FreezingPtDep

FreezingPtDep - CHEM 122L General Chemistry Laboratory...

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CHEM 122L General Chemistry Laboratory Revision 1.3 The Freezing Point Depression of t -Butanol To learn about the Freezing Point Depression of Solvents. To learn about Colligative Properties. To learn about the determination of Molecular Weights. In this laboratory exercise we will measure the Freezing Point Depression of t -Butanol when a solute is added to it. We will use this data to determine the Molecular Weight of the solute. This will then be compared to the solute’s known Molecular Weight to establish the reliability of this methodology for Molecular Weight determinations. The physical properties of any solvent are inherently altered by the presence of a solute. For instance, the Boiling Point, Freezing Point, Density and Viscosity of Water, 100.0 o C, 0.0 o C, 0.9982 20 g/mL and 1.002 20 mPa sec respectively, will all change upon the addition of solutes. As an example, the addition of Ethylene Glycol (CH 2 OHCH 2 OH) to Water changes these properties relative to the amount (wt %) added: wt% Freezing Pt. [ o C] Density [g/mL] Viscosity [mPa sec] 0.0 0.00 0.99821 1.002 0.5 -0.15 0.9988 1.010 1.0 -0.30 0.9995 1.020 2.0 -0.61 1.0007 1.048 3.0 -0.92 1.0019 1.074 4.0 -1.24 1.0032 1.099 5.0 -1.58 1.0044 1.125 6.0 -1.91 1.0057 1.153 CRC Handbook of Chemistry and Physics Focusing on the Freezing Point, we note the freezing point of the solution drops as the concentration of Ethylene Glycol is increased. This is referred to as the Freezing Point Depression of the solvent. This is why Ethylene Glycol works as an Antifreeze in your car’s cooling system; it depresses the freezing point of Water so the coolant does not freeze during the winter months. The Freezing Point Depression is defined as: Δ T f = T f o - T f (Eq. 1)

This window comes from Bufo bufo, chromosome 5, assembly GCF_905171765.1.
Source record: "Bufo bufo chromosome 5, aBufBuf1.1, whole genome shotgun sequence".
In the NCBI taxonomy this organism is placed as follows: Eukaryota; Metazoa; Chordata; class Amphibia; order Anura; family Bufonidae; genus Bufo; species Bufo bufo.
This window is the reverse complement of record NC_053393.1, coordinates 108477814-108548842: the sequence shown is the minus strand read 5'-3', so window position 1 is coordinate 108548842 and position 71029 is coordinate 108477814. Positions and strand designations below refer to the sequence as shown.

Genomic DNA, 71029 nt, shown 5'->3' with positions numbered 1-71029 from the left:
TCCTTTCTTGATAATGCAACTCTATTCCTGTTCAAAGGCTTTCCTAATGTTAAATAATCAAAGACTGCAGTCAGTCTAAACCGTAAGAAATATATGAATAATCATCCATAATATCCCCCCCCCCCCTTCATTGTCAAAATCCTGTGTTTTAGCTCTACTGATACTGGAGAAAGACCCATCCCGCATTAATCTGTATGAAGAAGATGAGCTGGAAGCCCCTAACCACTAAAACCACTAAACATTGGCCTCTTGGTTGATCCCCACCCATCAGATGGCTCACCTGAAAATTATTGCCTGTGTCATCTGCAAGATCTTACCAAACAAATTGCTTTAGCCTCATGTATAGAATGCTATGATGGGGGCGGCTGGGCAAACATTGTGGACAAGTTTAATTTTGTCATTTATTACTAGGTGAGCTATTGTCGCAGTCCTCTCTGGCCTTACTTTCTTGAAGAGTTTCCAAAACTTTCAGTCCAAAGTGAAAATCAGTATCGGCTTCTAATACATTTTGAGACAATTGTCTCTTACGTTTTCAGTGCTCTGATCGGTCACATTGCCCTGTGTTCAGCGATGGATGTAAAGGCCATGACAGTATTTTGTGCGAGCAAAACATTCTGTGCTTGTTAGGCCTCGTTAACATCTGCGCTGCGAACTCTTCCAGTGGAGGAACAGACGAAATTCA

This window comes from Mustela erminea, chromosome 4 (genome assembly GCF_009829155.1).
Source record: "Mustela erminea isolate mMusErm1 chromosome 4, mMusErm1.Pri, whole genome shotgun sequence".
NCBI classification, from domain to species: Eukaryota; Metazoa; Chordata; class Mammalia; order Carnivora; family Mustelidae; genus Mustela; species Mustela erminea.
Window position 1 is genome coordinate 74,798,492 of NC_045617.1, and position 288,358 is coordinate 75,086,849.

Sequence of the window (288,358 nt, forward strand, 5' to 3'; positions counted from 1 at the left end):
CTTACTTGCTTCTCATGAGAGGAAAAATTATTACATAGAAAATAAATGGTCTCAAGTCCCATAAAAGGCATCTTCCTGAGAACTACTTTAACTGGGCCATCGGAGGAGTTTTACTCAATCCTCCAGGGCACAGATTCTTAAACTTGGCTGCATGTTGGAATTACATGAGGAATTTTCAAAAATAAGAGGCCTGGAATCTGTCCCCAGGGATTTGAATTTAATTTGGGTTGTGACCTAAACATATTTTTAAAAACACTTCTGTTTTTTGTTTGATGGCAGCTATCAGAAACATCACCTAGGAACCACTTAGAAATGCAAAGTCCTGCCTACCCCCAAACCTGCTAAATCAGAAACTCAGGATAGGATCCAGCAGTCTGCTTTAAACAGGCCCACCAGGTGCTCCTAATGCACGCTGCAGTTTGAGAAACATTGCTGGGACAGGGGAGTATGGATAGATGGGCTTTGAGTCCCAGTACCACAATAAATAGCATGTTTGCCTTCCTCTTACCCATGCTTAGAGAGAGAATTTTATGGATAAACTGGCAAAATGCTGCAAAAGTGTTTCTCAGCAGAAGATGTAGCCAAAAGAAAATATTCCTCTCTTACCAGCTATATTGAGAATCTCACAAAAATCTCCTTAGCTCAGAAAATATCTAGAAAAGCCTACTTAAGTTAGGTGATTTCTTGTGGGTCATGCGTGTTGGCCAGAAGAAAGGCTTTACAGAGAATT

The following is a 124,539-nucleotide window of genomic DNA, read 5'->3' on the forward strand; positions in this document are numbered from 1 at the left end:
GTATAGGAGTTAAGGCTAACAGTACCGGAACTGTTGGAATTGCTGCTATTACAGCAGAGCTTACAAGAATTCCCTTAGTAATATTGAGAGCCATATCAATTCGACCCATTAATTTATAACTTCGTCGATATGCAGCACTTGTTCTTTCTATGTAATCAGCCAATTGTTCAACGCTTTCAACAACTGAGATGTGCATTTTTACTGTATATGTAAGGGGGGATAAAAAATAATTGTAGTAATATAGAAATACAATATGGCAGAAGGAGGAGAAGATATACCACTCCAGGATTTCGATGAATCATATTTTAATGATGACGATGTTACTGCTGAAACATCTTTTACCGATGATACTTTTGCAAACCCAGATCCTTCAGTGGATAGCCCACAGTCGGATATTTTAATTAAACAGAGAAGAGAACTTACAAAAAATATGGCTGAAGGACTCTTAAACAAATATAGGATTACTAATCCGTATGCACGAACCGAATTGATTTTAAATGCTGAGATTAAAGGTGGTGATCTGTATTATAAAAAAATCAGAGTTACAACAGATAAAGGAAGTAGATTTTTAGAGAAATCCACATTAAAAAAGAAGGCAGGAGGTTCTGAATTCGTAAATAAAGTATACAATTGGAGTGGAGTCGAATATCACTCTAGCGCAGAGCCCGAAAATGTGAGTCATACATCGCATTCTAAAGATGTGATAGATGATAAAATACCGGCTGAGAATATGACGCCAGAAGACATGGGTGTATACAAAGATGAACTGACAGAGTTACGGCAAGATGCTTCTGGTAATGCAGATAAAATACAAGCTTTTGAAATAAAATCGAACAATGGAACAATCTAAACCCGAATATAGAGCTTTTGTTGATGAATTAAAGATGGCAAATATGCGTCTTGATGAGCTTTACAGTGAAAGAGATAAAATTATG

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P a g e | 2 where T f is the freezing point of the solution and T f o is the freezing point of the pure solvent. If we convert the Concentration Scale from wt% to molality, the above data presents itself as: molality [mol/kg] Δ T f [ o C] 0.081 0.15 0.163 0.30 0.329 0.61 0.498 0.92 0.671 1.24 0.848 1.58 1.028 1.91 The conversion of concentration units is straight forward. For example, consider the conversion of 6 wt% to molality Ethylene Glycol in Water. First assume we have 100g of solution. At 6%, the solution is composed of 6g Ethylene Glycol and 94g of Water. Converting the mass Ethylene Glycol to number of moles, we have: # mole Eth. Gly. = 6 g / (62.07 g/mole) = 0.09667 mole Eth. Gly. Converting the mass Water to kilograms, we have: # kg Water = 94 g x (1 kg / 1000 g) = 0.094 kg So, the molality of the solution is: molality = = = 1.028 m If we plot the Freezing Point Depression data in this guise, we find a linear relationship between FP Depression and molality exists.
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P a g e | 3 In other words, the Freezing Point Depression is proportional to the solution’s molality: Δ T f ~ m (Eq. 2) The proportionality constant (slope of the line) is called the Freezing Point Depression Constant, K f . Thus, (Eq. 2) becomes:
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This note was uploaded on 12/09/2011 for the course CHEM 1 taught by Professor Staff during the Summer '11 term at Simon Fraser.

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FreezingPtDep - CHEM 122L General Chemistry Laboratory...

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